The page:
|Caryopteris 'Longwood Blue' with marigolds|
After a very dry June, July and August, usually our driest months, brought plenty of rain. My rain gauge recorded over eight inches in July and five in August. The plants responded gratefully. Above is one my new beds in the back, with Caryopteris 'Longwood Blue' and a dwarf Fothergilla to the right, surrounded by marigolds and a black cotton plant behind the Caryopteris.
|Black cotton (Gossypium herbaceous 'Nigra')|
|Close-up of black cotton flower|
I grew the black cotton from seeds collected at the USBG last fall. I should have started the seeds indoors earlier, as the plants developed much too slowly after being set out in the beds, and didn't begin to bloom until late August. I haven't seen any seed pods yet, so I may not be able to continue the line unless I am lucky to collect more cottony seeds at USBG during our upcoming BASNCR fall meeting. The flowers are quite lovely with their intricate veining. I would love doing a painting of this plant, as well as the one in the photo below.
|Cuban Raintree (Brunfelsia nitida)|
One pleasant surprise was this single flower on my Cuban Raintree plant which I've been growing for the past year. I set it out on the porch this spring hoping it would bloom, to enjoy its heavenly scent, but only one flower appeared. This is supposed to be the Cuban "Galan de noche" fabled for its perfume--but it seems to be a fussy plant at these latitudes. Perhaps it may do better next summer, if I can keep it going during the winter...
|East bed in the evening|
All of the native plants I put in last fall are performing well--the hardy Ageratum (Conoclinium coelestinum) above, and the Great Blue Lobelia (Lobelia siphilitica) have both grown lushly in the east bed among the Japanese maples. The Carolina Silverbell tree (Halesia carolinana) on the back left is growing into a respectable-sized shrub. Herb helped me plant a Sourwood tree (Oxydendrum arboreum) in front of it in late spring which unfortunately died back to the ground, and is regrowing from the roots; it's only 6" tall at the moment, and is a slow-growing tree, so it will be a while before it looks like much.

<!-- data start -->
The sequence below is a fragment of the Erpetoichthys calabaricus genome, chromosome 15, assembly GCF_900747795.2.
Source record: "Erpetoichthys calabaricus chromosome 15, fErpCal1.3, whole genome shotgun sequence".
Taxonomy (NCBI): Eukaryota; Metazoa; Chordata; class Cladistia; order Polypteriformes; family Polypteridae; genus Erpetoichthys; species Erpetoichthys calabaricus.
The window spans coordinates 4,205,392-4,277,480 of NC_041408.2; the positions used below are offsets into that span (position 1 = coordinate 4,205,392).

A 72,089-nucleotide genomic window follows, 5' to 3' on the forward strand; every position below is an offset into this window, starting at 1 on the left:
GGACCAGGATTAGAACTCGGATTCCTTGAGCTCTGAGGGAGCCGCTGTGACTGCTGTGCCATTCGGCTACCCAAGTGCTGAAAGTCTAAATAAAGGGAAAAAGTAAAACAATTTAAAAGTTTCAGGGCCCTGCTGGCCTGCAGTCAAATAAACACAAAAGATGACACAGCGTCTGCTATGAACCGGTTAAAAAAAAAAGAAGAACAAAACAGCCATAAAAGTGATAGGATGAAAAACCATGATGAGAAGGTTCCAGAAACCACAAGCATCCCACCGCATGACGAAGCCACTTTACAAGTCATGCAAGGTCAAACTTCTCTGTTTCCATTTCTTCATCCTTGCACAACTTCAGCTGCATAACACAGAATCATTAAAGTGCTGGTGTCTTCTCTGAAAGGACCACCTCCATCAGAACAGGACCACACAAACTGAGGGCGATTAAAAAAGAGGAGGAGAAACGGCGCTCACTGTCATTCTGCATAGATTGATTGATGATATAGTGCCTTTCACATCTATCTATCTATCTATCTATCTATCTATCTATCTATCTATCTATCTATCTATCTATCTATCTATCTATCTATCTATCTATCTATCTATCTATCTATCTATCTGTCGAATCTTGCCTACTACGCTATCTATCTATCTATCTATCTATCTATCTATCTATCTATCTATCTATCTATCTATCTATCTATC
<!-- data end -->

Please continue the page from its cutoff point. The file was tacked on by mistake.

|Great Blue Lobelia (Lobelia siphilitica)|
|The back yard in July|
Despite the large, still-empty expanses, the backyard is gradually attracting more birds, butterflies and bees. We have a pair of nesting bluebirds nearby that have raised several broods in the past couple of years--the fledglings like to visit our deck and we enjoy watching their antics. The mockingbirds love the blackberry bushes in back, and some mornings I would see four or five of them perched in the bushes, gorging on the berries. One morning I was able to observe a male Ruby-throated hummingbird perched on my neighbor's tree, preening and stretching his neck to show the telling ruby spot on his throat.
|Pink striped Oakworm moth|
Another morning after a rainy night I found this moth clinging to the sliding door screen. An internet search revealed it was a female Pink Striped Oakwood Moth (Anisota virginensis pellucida), an insect I'd never seen before. It stayed there for a long time and appeared nearly dead, so I waited and eventually carefully gathered it for my insect collection. Adding pollinating insects or birds to botanical paintings has become very popular lately, and I've started collecting as many as come my way for future use.
|White hibiscus (Hibiscus moscheutus)|
Here are more photos of the beautiful seasonal flowers from this year's summer garden. Every year is a revelation of color and form, of nature's perfection. This living canvas of plants is a challenging way to create beauty, and very humbling, but the successes are so rewarding.
|Yellow rose 'Molineux' with catmint|